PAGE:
“My child gets up too early” is at the top of the complaint list for many parents, and as the parent of a former early riser I can understand why. Not only is is frustrating to have your child be awake for the day at 5:00 am when you’re desperate for another hour’s sleep – it’s equally frustrating to have to deal with the havoc it wreaks on their schedule for the rest of the day.
The reality is that most children are biologically “wired” to wake up sometime between 6 am and 7:30 am, so if your child is getting the amount of night sleep he needs for his age and is happily awake for the day by 6:00 or 6:30 am you’re probably going to just have to live with the fact that you have an early bird.
If, on the other hand, your child is waking up before 6 am, wakes up crabby and tired, and is ready to nap an hour later, ask yourself the following questions:
IS THE ENVIRONMENT CONTRIBUTING TO EARLY RISING?
Sometimes the solution to early rising is as simple as installing room darkening shades or using a white noise machine to block out early morning sounds. Noise from plumbing, barking dogs and recycling trucks can wake up even the best sleeper, so do what you can to minimize the noise and don’t underestimate the ability of early morning light to trigger those early wake ups.
IS YOUR CHILD HUNGRY?
If your child is under 7 or 8 months of age and you sense that they may be waking up early because of hunger, be sure that they’re eating enough during the day and try feeding them once before you go to bed at 10 or 11 pm. Doing a dream feed (or sleepy feed) will keep sleep disruption to a minimum – many babies will have a good feed without even opening their eyes.
IS YOUR CHILD’S DIAPER FULL?
Soaked diapers or pull ups can contribute to early rising, and changing diapers at 5:00 am can almost guarantee that your child won’t fall back to sleep. Use diaper doublers or extra-thick nighttime diapers for younger babies (or a sanitary pad tucked inside a diaper), and offer toddlers and pre-schoolers less liquid in the hour or two before bed as well as an opportunity to use the potty one last time before lights out.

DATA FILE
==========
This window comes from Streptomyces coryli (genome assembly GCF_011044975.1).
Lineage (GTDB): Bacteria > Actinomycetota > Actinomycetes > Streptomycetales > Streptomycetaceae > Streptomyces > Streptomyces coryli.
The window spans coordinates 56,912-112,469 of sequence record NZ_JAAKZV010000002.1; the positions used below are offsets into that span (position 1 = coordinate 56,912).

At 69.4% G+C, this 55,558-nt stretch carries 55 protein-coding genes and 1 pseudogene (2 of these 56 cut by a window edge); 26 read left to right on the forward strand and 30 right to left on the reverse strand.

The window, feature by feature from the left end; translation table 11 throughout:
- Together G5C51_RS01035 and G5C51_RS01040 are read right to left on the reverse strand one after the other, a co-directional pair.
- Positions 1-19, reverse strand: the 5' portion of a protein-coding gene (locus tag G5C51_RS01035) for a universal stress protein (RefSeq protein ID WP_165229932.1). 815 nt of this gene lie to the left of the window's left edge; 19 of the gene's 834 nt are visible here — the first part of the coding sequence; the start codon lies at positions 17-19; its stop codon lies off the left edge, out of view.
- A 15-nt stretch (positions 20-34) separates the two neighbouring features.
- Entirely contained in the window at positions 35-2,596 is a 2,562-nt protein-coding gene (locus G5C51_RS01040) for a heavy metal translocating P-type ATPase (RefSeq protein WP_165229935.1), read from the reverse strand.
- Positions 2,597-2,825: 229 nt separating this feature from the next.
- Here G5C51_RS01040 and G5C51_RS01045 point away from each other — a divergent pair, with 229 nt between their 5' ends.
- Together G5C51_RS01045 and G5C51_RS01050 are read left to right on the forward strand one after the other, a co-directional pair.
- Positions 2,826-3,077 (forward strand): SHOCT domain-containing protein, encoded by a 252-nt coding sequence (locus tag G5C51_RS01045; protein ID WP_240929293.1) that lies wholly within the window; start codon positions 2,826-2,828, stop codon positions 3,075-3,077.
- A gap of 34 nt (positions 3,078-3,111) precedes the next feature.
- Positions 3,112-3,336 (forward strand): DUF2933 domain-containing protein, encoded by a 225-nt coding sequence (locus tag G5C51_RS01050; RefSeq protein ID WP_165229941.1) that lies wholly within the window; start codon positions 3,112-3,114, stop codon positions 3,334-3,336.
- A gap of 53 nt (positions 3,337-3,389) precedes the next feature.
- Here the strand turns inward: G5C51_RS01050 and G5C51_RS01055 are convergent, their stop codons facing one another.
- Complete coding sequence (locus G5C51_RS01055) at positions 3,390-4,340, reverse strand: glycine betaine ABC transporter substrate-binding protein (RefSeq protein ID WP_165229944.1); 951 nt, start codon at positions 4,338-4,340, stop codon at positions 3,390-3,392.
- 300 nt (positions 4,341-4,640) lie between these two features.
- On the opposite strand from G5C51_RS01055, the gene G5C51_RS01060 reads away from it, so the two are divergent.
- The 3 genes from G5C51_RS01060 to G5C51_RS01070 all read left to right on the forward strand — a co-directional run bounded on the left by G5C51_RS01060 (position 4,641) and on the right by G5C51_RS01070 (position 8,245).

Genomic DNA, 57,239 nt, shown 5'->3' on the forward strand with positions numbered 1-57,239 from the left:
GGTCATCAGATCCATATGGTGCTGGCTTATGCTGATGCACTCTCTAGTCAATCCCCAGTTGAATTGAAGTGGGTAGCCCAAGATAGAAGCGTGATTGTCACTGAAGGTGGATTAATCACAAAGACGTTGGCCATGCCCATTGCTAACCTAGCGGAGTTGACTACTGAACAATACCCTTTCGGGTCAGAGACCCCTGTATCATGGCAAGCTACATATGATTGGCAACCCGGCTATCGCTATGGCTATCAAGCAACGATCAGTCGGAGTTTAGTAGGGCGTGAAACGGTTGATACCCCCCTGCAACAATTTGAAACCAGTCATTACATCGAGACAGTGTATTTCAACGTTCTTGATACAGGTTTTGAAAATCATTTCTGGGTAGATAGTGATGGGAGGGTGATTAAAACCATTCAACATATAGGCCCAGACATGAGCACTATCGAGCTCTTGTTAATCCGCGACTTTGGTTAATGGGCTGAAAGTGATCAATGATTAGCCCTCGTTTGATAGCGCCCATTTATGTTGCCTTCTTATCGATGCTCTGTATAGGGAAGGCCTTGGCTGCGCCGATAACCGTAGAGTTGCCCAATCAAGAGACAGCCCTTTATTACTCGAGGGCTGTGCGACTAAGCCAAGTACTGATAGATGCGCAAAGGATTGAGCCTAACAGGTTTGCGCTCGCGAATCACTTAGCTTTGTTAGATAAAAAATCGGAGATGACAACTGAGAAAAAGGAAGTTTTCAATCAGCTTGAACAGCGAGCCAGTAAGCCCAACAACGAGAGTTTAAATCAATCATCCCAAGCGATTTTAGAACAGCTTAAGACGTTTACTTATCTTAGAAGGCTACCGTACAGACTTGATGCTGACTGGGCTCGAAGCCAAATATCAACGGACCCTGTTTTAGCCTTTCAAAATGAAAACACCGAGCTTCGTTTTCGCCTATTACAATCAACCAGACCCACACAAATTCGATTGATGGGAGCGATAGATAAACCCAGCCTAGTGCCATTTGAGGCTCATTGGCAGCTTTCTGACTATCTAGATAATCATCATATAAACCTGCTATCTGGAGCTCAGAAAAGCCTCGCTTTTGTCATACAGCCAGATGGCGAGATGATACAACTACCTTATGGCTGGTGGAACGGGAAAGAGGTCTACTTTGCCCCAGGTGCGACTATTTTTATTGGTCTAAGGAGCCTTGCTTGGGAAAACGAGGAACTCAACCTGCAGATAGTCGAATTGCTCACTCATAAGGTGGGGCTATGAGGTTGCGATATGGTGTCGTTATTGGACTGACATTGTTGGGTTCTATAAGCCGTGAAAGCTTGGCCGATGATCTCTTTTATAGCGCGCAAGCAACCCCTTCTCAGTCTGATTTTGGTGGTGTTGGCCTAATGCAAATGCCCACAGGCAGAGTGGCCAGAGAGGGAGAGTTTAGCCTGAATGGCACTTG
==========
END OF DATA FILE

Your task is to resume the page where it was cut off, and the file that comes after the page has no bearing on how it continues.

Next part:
IS YOUR CHILD NAP DEPRIVED?
Inadequate or poorly timed naps can cause early rising. Be sure that you’re timing your child’s naps correctly, and that they are long enough to be restorative. Some parents assume that skipping naps will help their child to sleep longer at night, but the opposite is true. Children that don’t get enough daytime sleep tend to be overtired at bedtime and struggle to stay asleep, especially during the early morning hours.
IS YOUR CHILD’S BEDTIME TOO LATE?
Getting children to bed on time can be challenging, especially with long commutes, sibling schedules, meals, baths and all of the other demands that make the end of the day feel hectic and rushed. If your child’s bedtime is too late or has been slowly inching later, then early rising can result. Do whatever you can to make sure that your child is sleeping when they should be. Even moving bedtime 10 or 15 minutes earlier can make a difference. Don’t assume that keeping your child up later will solve the problem – the opposite is true. Overtired children wake up early. Also remember that on bad nap days an earlier bedtime is a must.
ARE YOU REINFORCING YOUR CHILD’S EARLY RISING?
Parents can inadvertently reinforce early rising by giving their child a compelling reason to wake up. Bringing your child into your bed when they wake at 5:00 am to sleep with you, offering a bottle, or turning on the TV or iPad for them while you catch an extra few minutes of sleep are all irresistible reasons for your child to wake up too early. Remember that your child can’t tell time and they’ll learn quickly that when they wake up and fuss, at some point mommy or daddy will get them and cuddle or give them milk or let them play with lots of cool stuff! Other parents reinforce early rising simply because they resign themselves to the early wake ups and get their child up for the day at 5:00 am which ingrains the habit.
IS YOUR CHILD TOO DROWSY AT BEDTIME?
If your child is going to bed more drowsy than awake – in other words if you’re doing too much to put them to sleep by patting, rocking, feeding, etc. – then they won’t know how to put themselves back to sleep when they’re more alert – especially at 4:30 or 5:00 am. If this is the case you’ll need to think seriously about doing some coaching – once they master bedtime those early morning wake ups may linger for a few weeks, but will eventually disappear.
Alison Bevan is a Baby and Child Sleep Consultant that has helped thousands of families get a good night’s sleep.
She is a Certified Gentle Sleep Coach SM, founder of Sleepytime Coach and the Pediatric Sleep Consultant at The Center For Advanced Pediatrics, one of the largest and most comprehensive pediatric practices in the tri-state area. She is also a mother that has lived through the challenges of having a child with sleep problems.